It doesn’t matter if you are a single parent because of separation, bereavement, your partner having to work away for extended periods of time, or any other reason, you’ll still face the same practical challenges.
You have to make the day-to-day decisions by yourself, things like picking up the kids from day care, school and sports activities, as well as the mundane (yet trying) decisions like what to have for dinner.
Help is out there
An Internet search on “single parents” yields a surprising number of dating sites, several of which are rather cheesy. Two sites offering information, helpful articles and networking beyond dating are the Single Parents Network and Lone Parents.
At Single Parents Network, members have shared web sites, articles, books, friendship and support since 1997. Some of the content reflects individual opinions, and some is rather moralizing. But if you can get past that you’ll find good, objective tips and articles, written by educators and other professionals, on various aspects of single parenting.
In the UK, Lone Parents aims to put single parents in touch with each other, globally, nationally and regionally. This network has around 10,000 members and has been around for eight years. Communication is through a members’ only forum and chat room.
There’s also a separate members’ only dating forum. One of the things I like about Lone Parents is that they offer links to a variety of other resources relevant to single parents, including Job Centre (a government-run nationwide job search site), a national child care web site, a counseling directory and much more.
Single parents traveling
I’ve traveled as a single mother since 1988, when my oldest daughter took her first flight at 11 weeks. (Tip: The best way to calm a baby down during flight, especially for take-off and landing, is to breastfeed.) My youngest daughter was born in 2001 in China. Her first flight was on her first birthday, traveling to her new home in Norway.
Back in 1988, before the Internet, the only resource I had was the first edition of Travel with Children, by Lonely Planet co-founder Maureen Wheeler. Though not specifically intended for solo parents, I’ve found much of her advice very useful.
She discusses how children want familiar food, while parents are eager to sample local fare. Her idea: why not do both? First, let the kids have their meals, then go to a local restaurant afterwards. When my oldest daughter was 4, we travelled around South-East Asia for a while and I found this advice to be brilliant. It meant I didn’t have to eat a single hamburger. Also, when she was no longer hungry, my daughter was curious about my food. At the end of our trip, she no longer wanted hamburgers either.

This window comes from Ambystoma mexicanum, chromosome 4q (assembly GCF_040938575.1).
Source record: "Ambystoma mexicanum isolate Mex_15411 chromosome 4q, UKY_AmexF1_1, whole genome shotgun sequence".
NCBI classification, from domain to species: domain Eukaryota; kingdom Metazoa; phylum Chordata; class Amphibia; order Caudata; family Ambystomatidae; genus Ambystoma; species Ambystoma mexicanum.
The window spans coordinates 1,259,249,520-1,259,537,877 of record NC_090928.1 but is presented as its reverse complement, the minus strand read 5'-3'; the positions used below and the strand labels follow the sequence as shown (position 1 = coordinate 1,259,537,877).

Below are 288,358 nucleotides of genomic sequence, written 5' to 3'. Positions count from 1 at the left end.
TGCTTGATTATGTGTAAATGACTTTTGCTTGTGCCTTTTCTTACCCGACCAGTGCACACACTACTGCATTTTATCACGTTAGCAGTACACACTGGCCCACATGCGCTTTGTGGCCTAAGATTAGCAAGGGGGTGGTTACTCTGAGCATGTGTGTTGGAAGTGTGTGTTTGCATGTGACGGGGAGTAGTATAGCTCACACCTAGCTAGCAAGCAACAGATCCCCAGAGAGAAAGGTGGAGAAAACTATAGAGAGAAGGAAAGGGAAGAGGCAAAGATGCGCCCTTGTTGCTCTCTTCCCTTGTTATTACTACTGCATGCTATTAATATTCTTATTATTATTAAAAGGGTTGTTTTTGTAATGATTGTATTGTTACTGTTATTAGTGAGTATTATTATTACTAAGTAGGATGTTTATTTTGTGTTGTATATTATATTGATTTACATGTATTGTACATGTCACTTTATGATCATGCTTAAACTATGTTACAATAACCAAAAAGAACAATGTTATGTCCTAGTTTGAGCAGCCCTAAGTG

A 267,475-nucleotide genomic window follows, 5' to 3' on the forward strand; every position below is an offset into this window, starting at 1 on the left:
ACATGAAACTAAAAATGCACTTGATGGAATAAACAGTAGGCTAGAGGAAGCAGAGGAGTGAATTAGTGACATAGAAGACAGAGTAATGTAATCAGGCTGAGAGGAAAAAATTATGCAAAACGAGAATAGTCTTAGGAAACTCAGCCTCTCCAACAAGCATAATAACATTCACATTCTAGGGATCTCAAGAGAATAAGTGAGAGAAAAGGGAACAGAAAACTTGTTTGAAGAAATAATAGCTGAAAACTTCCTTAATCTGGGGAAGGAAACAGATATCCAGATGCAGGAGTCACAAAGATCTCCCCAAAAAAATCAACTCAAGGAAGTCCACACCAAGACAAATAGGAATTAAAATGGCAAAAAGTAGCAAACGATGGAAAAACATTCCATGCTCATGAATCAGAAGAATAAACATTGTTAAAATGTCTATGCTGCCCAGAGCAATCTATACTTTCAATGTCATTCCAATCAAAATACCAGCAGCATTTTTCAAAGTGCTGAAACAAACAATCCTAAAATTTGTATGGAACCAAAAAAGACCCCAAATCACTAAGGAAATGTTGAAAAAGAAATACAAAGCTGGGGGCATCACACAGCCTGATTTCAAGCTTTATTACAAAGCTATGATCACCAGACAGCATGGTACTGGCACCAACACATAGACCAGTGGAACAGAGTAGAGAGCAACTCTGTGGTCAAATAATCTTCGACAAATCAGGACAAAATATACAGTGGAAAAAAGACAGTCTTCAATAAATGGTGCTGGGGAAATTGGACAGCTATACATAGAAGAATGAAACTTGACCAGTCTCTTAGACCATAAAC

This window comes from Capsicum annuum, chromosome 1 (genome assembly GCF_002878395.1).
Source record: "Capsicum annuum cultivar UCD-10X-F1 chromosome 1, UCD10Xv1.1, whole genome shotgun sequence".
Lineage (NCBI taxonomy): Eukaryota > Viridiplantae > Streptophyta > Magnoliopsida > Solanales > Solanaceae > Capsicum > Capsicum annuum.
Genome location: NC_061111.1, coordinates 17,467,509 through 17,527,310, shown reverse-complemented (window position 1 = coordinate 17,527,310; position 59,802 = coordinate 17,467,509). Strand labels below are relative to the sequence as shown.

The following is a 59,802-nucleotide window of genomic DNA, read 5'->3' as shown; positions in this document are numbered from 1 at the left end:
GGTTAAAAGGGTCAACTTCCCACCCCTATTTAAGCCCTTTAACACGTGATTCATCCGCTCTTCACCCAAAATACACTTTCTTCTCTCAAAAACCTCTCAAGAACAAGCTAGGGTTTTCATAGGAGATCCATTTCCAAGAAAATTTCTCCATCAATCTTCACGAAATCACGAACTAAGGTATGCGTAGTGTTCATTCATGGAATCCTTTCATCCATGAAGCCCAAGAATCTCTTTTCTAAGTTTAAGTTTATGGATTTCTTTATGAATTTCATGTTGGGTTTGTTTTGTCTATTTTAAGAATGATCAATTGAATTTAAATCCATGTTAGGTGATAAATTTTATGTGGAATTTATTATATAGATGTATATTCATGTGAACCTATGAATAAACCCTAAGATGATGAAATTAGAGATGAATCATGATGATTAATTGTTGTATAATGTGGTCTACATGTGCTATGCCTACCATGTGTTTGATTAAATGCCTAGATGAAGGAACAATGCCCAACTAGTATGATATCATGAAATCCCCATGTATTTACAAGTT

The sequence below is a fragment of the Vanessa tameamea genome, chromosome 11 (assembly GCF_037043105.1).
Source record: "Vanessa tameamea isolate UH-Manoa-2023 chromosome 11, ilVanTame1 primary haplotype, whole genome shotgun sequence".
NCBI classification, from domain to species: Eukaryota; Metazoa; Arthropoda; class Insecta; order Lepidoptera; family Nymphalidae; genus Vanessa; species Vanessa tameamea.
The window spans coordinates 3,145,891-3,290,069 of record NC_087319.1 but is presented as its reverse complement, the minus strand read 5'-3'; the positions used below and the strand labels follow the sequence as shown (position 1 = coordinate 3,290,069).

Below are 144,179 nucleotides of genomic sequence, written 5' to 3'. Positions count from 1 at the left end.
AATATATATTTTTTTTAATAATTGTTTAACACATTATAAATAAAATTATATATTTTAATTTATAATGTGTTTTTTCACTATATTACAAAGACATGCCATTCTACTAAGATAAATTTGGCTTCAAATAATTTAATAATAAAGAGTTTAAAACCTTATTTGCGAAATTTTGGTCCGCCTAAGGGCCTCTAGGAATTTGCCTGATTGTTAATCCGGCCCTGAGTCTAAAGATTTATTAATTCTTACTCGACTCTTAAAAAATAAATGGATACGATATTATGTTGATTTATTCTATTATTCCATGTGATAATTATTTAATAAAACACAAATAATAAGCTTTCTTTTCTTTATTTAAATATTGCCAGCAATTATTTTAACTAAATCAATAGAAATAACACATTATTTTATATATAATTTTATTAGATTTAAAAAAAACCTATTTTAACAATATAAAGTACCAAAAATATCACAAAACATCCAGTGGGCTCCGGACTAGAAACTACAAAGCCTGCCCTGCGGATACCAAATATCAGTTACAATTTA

Today, there’s so much information available on traveling with children, choosing what to read can be a chore. Below is a list of good resources for traveling single parents.
Single Parent Travel was created in 1983 by Brenda Elwell, a single mom. In 2001 she published The Single Parent Travel Handbook, and brought Single Parent Travel online. The site is currently run by single dad John Frenaye, travel communist for msnbc.com.
Their trips section is rather heavy on cruises and resorts in the Caribbean. (Royal Caribbean, Carnival Cruises and Beaches Family Resorts are among their sponsors.) They also offer a horsebackriding vacation in November. If this interests you, have a look at (or subscribe to) their monthly newsletter.
Travel companies catering to single parent travel abound in Europe. Here are a few in the UK:
Responsibletravel.com was the world’s first dedicated travel agent for responsible travel. They select only travel companies with low environmental impact, and offer 8 trips specifically designed for single parents in destinations such as Croatia, Finland, Turkey and Egypt.
Mango is run by two single parents. They organize single parents’ vacations in the UK and abroad, including skiing holidays and Serengeti safaris. Their trips focus on parents and children spending quality time together, so they don’t offer kids-only activities.
For 10 GBP per year you can join the Single Parent Travel Club, which aims to link together anyone traveling alone with children (not just single parents). The club is run by members for members and has been around for almost 20 years. SPTC organizes all sorts of trips, from meeting up in the park to traveling around Australia.
The Australian travel magazine Holidays With Kids contains information and reviews on various types of single parent travel, including camping, lodges and working on conservation projects. The magazine also organizes an annual single parent getaway. You can sign up for their single parent newsletter.
My number one piece of personal advice
Depending on their age, let the kids participate in decision-making. Respect their input on where to go, what to see, and where to eat, even if it might mean more swimming pools and junk food than you care for.
In many ways, traveling with a child is not that different from traveling with another adult — whether that means traveling to Thailand, or through life together. Your desires are of equal importance. If you want to hang out together, you have to compromise and it has to feel fair for both.
Experience has taught me that being a single parent is as easy, or as difficult, as I choose to make it.